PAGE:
It is a fact that the language of Proposal 5/Article 22 — which does not mention abortion, women, or pregnancy but instead guarantees a right of “personal reproductive autonomy” that “shall not be infringed” — is inclusive of all individuals, women and men alike. While Proposal 5/Article 22 doesn’t give “people who become pregnant” anything they don’t already have under Act 47, it does give men, or “the people who can impregnate,” this new, undefined right to reproductive autonomy that will now be equal to and potentially in conflict with any similar right enjoyed by women. How this new legal dynamic plays out will be determined entirely by clever lawyers and unelected judges, as our democratically elected lawmakers’ hands will be tied by Proposal 5/Article 22.

“We Go to Court!”

When the ACLU testified before the House Human Services Committee a member asked, “What is a man’s right to reproductive autonomy, and what happens when that right comes into conflict with the woman regarding the same unborn child?” It was obvious that this problem inherent in the language of Proposal 5/Article 22 had never occurred to her, and she struggled to answer the question. The answer finally agreed upon was, “My understanding is that when rights are in conflict, we go to court, and that is the role of the courts to decide, or a judge…. And where historically this country has gone when there are conflicts of rights is we go to court and we have confidence in the courts’ decisions.” Judges deciding whether or not women are allowed to have an abortion, as opposed to women and their doctors, is a clear step back from the women’s rights clearly defined under the status quo of Act 47. Why would pro-choice Vermonters even consider opening this legal can of worms when, by voting NO on Proposal 5, their rights would be totally secure under existing Vermont law?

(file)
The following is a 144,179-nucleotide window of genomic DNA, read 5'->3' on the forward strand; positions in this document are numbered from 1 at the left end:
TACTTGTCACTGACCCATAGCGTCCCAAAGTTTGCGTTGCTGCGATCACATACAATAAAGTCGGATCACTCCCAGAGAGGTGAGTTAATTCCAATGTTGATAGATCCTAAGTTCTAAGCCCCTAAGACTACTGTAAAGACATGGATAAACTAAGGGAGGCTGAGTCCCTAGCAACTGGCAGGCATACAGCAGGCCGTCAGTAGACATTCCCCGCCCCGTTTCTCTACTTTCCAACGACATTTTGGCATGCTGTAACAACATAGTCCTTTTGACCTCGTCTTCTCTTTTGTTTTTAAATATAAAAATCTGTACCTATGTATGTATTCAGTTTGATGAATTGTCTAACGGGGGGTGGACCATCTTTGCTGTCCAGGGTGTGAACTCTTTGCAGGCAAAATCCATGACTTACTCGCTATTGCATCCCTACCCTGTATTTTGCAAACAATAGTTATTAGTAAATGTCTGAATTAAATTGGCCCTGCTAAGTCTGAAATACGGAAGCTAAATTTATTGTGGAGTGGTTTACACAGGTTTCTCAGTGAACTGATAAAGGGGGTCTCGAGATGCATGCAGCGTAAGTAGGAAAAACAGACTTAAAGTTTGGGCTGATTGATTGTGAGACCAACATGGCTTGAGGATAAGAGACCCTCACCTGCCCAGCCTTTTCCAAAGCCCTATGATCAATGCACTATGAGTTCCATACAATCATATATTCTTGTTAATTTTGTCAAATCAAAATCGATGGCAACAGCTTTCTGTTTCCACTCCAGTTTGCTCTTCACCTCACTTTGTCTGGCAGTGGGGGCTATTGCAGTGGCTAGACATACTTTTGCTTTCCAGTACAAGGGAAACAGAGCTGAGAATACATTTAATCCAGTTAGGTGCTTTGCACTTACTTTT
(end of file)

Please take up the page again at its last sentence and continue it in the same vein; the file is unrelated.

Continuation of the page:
Please vote NO on Proposal 5/Article 22.

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One thought on “Matthew Strong: 5 Facts about Proposal 5/Article 22

  1. Well, regarding men’s right to reproductive autonomy, they can have as many children as they want, so they don’t have to insist their sex partner be the pregnant one.

    Back in the early 80’s an Australian immune system research using frogs found out that frog embryos overwhelmed the immune system to the point that a male frog would lay viable eggs. Further research proved that the human embryo acted in the same way, basically a parasite that took over the male body to ensure its continued maturation.

    Of course when the gay community found out about this in the early nineties, there were a lot of guys who wanted to be pregnant so they and their partners could be parents. No ob/gyn at the time thought this was a wise idea. However, recently there have been stirrings that the reluctance of thirty years ago is diminishing. Any day now we can expect to hear a male couple with a birth announcement.

    All of this is to say that any guy who wants his girl to have a baby has no claim on her body when his body can do the same. Of course, a lot of guys will not want to deal with the issue of custody and child support.